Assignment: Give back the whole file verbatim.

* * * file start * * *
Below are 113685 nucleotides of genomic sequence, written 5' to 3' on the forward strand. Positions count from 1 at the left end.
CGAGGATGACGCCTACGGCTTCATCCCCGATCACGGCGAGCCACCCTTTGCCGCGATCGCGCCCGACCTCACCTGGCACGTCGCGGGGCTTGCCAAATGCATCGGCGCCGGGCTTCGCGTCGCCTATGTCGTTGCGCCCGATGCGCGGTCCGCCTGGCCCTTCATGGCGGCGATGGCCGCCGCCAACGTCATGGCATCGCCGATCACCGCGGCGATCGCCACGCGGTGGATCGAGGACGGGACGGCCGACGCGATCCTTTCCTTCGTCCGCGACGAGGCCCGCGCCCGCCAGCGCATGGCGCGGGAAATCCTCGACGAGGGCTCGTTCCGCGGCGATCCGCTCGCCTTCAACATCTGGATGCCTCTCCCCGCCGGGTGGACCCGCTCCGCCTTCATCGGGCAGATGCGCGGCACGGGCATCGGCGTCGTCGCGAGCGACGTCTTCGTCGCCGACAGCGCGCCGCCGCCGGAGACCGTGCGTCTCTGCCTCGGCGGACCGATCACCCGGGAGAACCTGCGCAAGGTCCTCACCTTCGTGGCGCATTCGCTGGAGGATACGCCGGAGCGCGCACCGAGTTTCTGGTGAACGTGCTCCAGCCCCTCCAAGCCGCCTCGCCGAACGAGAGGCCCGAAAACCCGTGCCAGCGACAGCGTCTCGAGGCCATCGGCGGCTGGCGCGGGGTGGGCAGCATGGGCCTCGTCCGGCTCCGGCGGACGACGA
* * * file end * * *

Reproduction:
Below are 113685 nucleotides of genomic sequence, written 5' to 3' on the forward strand. Positions count from 1 at the left end.
CGAGGATGACGCCTACGGCTTCATCCCCGATCACGGCGAGCCACCCTTTGCCGCGATCGCGCCCGACCTCACCTGGCACGTCGCGGGGCTTGCCAAATGCATCGGCGCCGGGCTTCGCGTCGCCTATGTCGTTGCGCCCGATGCGCGGTCCGCCTGGCCCTTCATGGCGGCGATGGCCGCCGCCAACGTCATGGCATCGCCGATCACCGCGGCGATCGCCACGCGGTGGATCGAGGACGGGACGGCCGACGCGATCCTTTCCTTCGTCCGCGACGAGGCCCGCGCCCGCCAGCGCATGGCGCGGGAAATCCTCGACGAGGGCTCGTTCCGCGGCGATCCGCTCGCCTTCAACATCTGGATGCCTCTCCCCGCCGGGTGGACCCGCTCCGCCTTCATCGGGCAGATGCGCGGCACGGGCATCGGCGTCGTCGCGAGCGACGTCTTCGTCGCCGACAGCGCGCCGCCGCCGGAGACCGTGCGTCTCTGCCTCGGCGGACCGATCACCCGGGAGAACCTGCGCAAGGTCCTCACCTTCGTGGCGCATTCGCTGGAGGATACGCCGGAGCGCGCACCGAGTTTCTGGTGAACGTGCTCCAGCCCCTCCAAGCCGCCTCGCCGAACGAGAGGCCCGAAAACCCGTGCCAGCGACAGCGTCTCGAGGCCATCGGCGGCTGGCGCGGGGTGGGCAGCATGGGCCTCGTCCGGCTCCGGCGGACGACGA